Her staff makes two half-hour visits a week for the two years between the child’s second and fourth birthdays. One visit, the family gets a book, the next, an educational toy. When Ms. Gifford visited Jamie Connelly’s basement apartment recently, she brought “Corduroy Goes to the Doctor” for Jordan, 3, and Jayson, 2, and the next time she gave them a toy doctor’s kit.
“Most people don’t want someone coming into their home,” Ms. Gifford said. “But if you bring a book or toy, it’s a hook to get in.” While the home visitors are there, they gently model parenting skills that demonstrate how to educate through play. (“What color is the chicken?” “Let’s count the dogs.”)
The program is not new — it began in the mid-1960s, on Long Island, at the same time Head Start was created for 4- and 5-year-olds. But while Head Start has grown to serve 900,000 children with a $6.8 billion federal budget, the Parent-Child Home Program has had to stitch together funding from states, school districts and foundations. It now operates with a $15 million budget and serves 6,400 children 2 and 3 years old.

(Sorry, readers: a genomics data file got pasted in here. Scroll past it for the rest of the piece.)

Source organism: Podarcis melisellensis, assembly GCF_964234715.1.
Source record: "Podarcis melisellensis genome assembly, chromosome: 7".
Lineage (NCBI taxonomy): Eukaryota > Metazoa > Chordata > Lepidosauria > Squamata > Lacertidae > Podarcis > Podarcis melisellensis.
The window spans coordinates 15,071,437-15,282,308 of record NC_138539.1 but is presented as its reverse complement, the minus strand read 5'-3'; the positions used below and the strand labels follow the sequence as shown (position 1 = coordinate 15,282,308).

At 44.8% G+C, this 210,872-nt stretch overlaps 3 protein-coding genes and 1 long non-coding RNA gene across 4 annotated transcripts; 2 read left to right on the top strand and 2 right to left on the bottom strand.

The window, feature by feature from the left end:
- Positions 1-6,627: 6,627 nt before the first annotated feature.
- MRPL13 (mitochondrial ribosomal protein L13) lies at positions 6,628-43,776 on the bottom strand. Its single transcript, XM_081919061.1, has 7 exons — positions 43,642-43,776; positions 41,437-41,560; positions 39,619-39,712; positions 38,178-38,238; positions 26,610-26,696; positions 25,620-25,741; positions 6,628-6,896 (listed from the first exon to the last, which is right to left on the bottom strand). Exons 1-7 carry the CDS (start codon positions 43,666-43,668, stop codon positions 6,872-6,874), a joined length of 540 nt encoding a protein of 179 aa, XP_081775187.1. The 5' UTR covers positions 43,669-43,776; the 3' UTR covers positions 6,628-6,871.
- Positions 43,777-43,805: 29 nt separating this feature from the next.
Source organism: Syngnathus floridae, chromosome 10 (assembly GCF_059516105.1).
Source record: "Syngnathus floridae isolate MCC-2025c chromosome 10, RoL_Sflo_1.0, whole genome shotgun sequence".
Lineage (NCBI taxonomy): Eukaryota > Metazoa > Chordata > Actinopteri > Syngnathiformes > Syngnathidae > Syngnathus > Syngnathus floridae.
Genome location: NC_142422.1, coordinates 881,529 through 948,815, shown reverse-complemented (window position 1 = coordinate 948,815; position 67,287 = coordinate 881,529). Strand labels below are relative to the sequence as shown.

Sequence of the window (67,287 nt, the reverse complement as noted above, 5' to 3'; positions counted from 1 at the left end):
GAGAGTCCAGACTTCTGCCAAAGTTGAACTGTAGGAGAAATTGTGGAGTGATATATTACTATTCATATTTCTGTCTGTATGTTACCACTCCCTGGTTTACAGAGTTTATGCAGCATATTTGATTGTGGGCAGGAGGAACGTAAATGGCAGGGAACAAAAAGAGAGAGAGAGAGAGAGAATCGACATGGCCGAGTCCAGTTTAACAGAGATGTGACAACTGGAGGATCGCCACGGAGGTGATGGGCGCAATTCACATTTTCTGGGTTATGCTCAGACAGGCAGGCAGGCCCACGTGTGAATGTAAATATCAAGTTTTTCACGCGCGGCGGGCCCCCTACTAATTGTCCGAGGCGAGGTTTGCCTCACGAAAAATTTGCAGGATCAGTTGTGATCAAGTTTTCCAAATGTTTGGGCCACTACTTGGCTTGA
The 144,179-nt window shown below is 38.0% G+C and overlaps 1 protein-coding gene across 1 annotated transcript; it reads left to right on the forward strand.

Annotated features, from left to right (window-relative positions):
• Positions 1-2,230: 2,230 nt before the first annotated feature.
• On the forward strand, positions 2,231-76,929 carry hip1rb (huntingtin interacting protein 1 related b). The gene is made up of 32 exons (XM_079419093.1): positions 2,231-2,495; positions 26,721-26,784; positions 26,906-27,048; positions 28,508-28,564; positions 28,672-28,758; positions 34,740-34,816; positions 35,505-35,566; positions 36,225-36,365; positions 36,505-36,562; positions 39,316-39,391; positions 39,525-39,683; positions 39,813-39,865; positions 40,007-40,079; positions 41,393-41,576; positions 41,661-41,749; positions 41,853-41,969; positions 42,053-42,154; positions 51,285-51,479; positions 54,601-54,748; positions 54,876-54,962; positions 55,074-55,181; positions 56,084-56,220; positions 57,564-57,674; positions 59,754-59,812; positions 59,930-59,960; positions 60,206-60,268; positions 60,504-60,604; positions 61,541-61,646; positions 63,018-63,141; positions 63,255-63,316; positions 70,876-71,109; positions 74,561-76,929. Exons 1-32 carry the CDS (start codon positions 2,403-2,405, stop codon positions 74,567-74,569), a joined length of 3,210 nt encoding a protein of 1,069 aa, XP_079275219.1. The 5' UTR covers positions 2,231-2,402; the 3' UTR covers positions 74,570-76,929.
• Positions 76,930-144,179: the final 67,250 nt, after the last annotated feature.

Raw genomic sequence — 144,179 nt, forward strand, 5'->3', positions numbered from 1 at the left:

A growth spurt may be coming. Studies indicate that struggling families need more support, earlier, if the achievement gap between rich and poor, and between black, brown and white, is to be eliminated. According to a recent Educational Testing Service study, starting in kindergarten average scores for black and Hispanic children on reading and math assessments are 20 percent lower than for white children, and that gap persists through high school.

Another caseworker, Ana Larios, far left, doing the same for Keyli Galeas, 19, and her 3-year-old son, Christian.

The E.T.S. report points out that 2-year-olds from poor families are twice as likely to be in low-quality day care as middle- and upper-class children, and the Parent-Child Home Program is an attempt to improve the odds for those children. “There’s a growing understanding of brain development and the fact that children are significantly influenced in their homes long before they get to school,” said Sarah Walzer, the national director of the program, who is based in Garden City.